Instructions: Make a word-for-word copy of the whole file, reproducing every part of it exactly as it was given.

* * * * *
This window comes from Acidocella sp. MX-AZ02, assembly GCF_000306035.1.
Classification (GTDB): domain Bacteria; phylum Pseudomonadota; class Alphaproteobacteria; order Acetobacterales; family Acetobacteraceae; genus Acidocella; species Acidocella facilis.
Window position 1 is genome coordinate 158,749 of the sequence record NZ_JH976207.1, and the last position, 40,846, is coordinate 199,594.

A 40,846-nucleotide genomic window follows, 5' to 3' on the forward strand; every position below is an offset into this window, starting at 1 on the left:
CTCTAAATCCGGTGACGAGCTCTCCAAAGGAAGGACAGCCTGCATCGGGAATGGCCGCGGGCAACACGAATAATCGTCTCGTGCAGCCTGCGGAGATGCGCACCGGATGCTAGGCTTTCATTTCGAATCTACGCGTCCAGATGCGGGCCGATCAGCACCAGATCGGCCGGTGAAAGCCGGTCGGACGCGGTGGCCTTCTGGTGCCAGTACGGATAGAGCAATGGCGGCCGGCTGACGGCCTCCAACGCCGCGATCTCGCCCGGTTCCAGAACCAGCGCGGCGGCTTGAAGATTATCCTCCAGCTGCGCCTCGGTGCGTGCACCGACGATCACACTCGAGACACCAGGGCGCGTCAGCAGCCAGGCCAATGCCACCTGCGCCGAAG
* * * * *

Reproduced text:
This window comes from Acidocella sp. MX-AZ02, assembly GCF_000306035.1.
Classification (GTDB): domain Bacteria; phylum Pseudomonadota; class Alphaproteobacteria; order Acetobacterales; family Acetobacteraceae; genus Acidocella; species Acidocella facilis.
Window position 1 is genome coordinate 158,749 of the sequence record NZ_JH976207.1, and the last position, 40,846, is coordinate 199,594.

A 40,846-nucleotide genomic window follows, 5' to 3' on the forward strand; every position below is an offset into this window, starting at 1 on the left:
CTCTAAATCCGGTGACGAGCTCTCCAAAGGAAGGACAGCCTGCATCGGGAATGGCCGCGGGCAACACGAATAATCGTCTCGTGCAGCCTGCGGAGATGCGCACCGGATGCTAGGCTTTCATTTCGAATCTACGCGTCCAGATGCGGGCCGATCAGCACCAGATCGGCCGGTGAAAGCCGGTCGGACGCGGTGGCCTTCTGGTGCCAGTACGGATAGAGCAATGGCGGCCGGCTGACGGCCTCCAACGCCGCGATCTCGCCCGGTTCCAGAACCAGCGCGGCGGCTTGAAGATTATCCTCCAGCTGCGCCTCGGTGCGTGCACCGACGATCACACTCGAGACACCAGGGCGCGTCAGCAGCCAGGCCAATGCCACCTGCGCCGAAG